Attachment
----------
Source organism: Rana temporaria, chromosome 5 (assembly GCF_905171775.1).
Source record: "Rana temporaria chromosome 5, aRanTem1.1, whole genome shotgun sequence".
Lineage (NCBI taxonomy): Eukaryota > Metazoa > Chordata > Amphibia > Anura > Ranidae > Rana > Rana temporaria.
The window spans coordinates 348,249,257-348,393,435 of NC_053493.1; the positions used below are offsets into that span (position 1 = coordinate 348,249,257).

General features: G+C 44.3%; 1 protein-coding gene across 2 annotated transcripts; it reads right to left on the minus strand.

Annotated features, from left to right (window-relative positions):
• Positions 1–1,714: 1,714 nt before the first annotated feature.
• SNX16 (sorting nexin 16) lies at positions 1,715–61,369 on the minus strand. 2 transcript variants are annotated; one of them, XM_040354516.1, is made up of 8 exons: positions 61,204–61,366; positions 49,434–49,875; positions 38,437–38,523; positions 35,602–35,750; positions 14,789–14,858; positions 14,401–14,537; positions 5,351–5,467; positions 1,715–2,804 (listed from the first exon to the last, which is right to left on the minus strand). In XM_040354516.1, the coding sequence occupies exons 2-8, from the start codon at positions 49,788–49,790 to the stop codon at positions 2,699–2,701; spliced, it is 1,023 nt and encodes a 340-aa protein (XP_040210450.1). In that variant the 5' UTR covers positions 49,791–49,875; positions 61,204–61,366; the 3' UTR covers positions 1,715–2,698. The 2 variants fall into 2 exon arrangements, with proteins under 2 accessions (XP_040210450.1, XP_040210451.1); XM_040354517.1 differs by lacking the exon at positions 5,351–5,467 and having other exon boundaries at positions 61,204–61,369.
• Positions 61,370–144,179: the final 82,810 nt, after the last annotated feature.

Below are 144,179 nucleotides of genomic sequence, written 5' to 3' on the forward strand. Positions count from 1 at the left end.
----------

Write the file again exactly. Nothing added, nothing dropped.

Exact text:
Source organism: Rana temporaria, chromosome 5 (assembly GCF_905171775.1).
Source record: "Rana temporaria chromosome 5, aRanTem1.1, whole genome shotgun sequence".
Lineage (NCBI taxonomy): Eukaryota > Metazoa > Chordata > Amphibia > Anura > Ranidae > Rana > Rana temporaria.
The window spans coordinates 348,249,257-348,393,435 of NC_053493.1; the positions used below are offsets into that span (position 1 = coordinate 348,249,257).

General features: G+C 44.3%; 1 protein-coding gene across 2 annotated transcripts; it reads right to left on the minus strand.

Annotated features, from left to right (window-relative positions):
• Positions 1–1,714: 1,714 nt before the first annotated feature.
• SNX16 (sorting nexin 16) lies at positions 1,715–61,369 on the minus strand. 2 transcript variants are annotated; one of them, XM_040354516.1, is made up of 8 exons: positions 61,204–61,366; positions 49,434–49,875; positions 38,437–38,523; positions 35,602–35,750; positions 14,789–14,858; positions 14,401–14,537; positions 5,351–5,467; positions 1,715–2,804 (listed from the first exon to the last, which is right to left on the minus strand). In XM_040354516.1, the coding sequence occupies exons 2-8, from the start codon at positions 49,788–49,790 to the stop codon at positions 2,699–2,701; spliced, it is 1,023 nt and encodes a 340-aa protein (XP_040210450.1). In that variant the 5' UTR covers positions 49,791–49,875; positions 61,204–61,366; the 3' UTR covers positions 1,715–2,698. The 2 variants fall into 2 exon arrangements, with proteins under 2 accessions (XP_040210450.1, XP_040210451.1); XM_040354517.1 differs by lacking the exon at positions 5,351–5,467 and having other exon boundaries at positions 61,204–61,369.
• Positions 61,370–144,179: the final 82,810 nt, after the last annotated feature.

Below are 144,179 nucleotides of genomic sequence, written 5' to 3' on the forward strand. Positions count from 1 at the left end.